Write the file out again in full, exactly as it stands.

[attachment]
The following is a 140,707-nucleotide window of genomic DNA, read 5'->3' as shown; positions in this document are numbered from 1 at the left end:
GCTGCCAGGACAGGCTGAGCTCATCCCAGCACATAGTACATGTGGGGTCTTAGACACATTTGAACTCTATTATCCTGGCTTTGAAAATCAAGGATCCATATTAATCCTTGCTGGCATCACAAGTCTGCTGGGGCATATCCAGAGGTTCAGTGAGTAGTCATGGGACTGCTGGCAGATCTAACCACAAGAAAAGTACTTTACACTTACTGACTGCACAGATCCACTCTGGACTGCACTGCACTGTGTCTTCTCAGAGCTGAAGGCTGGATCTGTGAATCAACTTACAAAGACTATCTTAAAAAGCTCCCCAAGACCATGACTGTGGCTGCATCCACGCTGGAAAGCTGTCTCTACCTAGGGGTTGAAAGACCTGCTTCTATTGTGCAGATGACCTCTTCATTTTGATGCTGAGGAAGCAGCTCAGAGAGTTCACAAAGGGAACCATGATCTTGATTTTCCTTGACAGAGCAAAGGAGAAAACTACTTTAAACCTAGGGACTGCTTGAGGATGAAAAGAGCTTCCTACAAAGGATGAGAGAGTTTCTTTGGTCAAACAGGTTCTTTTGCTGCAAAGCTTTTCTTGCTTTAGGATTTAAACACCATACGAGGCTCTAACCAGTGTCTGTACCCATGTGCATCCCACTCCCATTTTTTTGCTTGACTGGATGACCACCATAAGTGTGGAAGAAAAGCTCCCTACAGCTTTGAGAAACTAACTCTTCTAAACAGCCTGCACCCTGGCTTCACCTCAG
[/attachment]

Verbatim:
The following is a 140,707-nucleotide window of genomic DNA, read 5'->3' as shown; positions in this document are numbered from 1 at the left end:
GCTGCCAGGACAGGCTGAGCTCATCCCAGCACATAGTACATGTGGGGTCTTAGACACATTTGAACTCTATTATCCTGGCTTTGAAAATCAAGGATCCATATTAATCCTTGCTGGCATCACAAGTCTGCTGGGGCATATCCAGAGGTTCAGTGAGTAGTCATGGGACTGCTGGCAGATCTAACCACAAGAAAAGTACTTTACACTTACTGACTGCACAGATCCACTCTGGACTGCACTGCACTGTGTCTTCTCAGAGCTGAAGGCTGGATCTGTGAATCAACTTACAAAGACTATCTTAAAAAGCTCCCCAAGACCATGACTGTGGCTGCATCCACGCTGGAAAGCTGTCTCTACCTAGGGGTTGAAAGACCTGCTTCTATTGTGCAGATGACCTCTTCATTTTGATGCTGAGGAAGCAGCTCAGAGAGTTCACAAAGGGAACCATGATCTTGATTTTCCTTGACAGAGCAAAGGAGAAAACTACTTTAAACCTAGGGACTGCTTGAGGATGAAAAGAGCTTCCTACAAAGGATGAGAGAGTTTCTTTGGTCAAACAGGTTCTTTTGCTGCAAAGCTTTTCTTGCTTTAGGATTTAAACACCATACGAGGCTCTAACCAGTGTCTGTACCCATGTGCATCCCACTCCCATTTTTTTGCTTGACTGGATGACCACCATAAGTGTGGAAGAAAAGCTCCCTACAGCTTTGAGAAACTAACTCTTCTAAACAGCCTGCACCCTGGCTTCACCTCAG